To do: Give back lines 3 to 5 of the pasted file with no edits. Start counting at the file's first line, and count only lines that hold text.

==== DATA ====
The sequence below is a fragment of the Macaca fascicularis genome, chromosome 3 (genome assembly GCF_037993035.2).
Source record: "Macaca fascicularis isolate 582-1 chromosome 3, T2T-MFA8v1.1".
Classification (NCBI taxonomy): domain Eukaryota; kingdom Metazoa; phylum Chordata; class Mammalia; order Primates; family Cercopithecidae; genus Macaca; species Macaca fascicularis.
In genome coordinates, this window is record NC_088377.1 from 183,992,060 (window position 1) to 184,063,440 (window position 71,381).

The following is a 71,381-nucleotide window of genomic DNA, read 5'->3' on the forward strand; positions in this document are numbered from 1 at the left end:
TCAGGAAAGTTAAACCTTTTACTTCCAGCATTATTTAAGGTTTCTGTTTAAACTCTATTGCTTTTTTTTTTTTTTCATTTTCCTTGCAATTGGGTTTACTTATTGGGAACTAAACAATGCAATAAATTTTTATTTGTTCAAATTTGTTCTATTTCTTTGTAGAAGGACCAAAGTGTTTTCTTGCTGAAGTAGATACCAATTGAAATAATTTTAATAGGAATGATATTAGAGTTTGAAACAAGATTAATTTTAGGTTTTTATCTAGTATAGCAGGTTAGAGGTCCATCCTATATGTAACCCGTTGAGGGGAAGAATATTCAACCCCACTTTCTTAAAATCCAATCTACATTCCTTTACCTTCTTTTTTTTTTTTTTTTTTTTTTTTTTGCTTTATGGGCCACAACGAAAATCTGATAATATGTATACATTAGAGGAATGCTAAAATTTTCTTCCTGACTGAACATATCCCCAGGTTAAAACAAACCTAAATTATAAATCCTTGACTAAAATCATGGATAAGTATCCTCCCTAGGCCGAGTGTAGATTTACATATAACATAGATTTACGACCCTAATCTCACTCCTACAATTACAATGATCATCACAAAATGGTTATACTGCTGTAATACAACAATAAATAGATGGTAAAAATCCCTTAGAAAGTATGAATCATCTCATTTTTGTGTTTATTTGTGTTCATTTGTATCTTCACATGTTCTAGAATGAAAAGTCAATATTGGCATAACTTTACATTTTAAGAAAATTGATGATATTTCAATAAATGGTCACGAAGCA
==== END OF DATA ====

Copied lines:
Classification (NCBI taxonomy): domain Eukaryota; kingdom Metazoa; phylum Chordata; class Mammalia; order Primates; family Cercopithecidae; genus Macaca; species Macaca fascicularis.
In genome coordinates, this window is record NC_088377.1 from 183,992,060 (window position 1) to 184,063,440 (window position 71,381).

The following is a 71,381-nucleotide window of genomic DNA, read 5'->3' on the forward strand; positions in this document are numbered from 1 at the left end: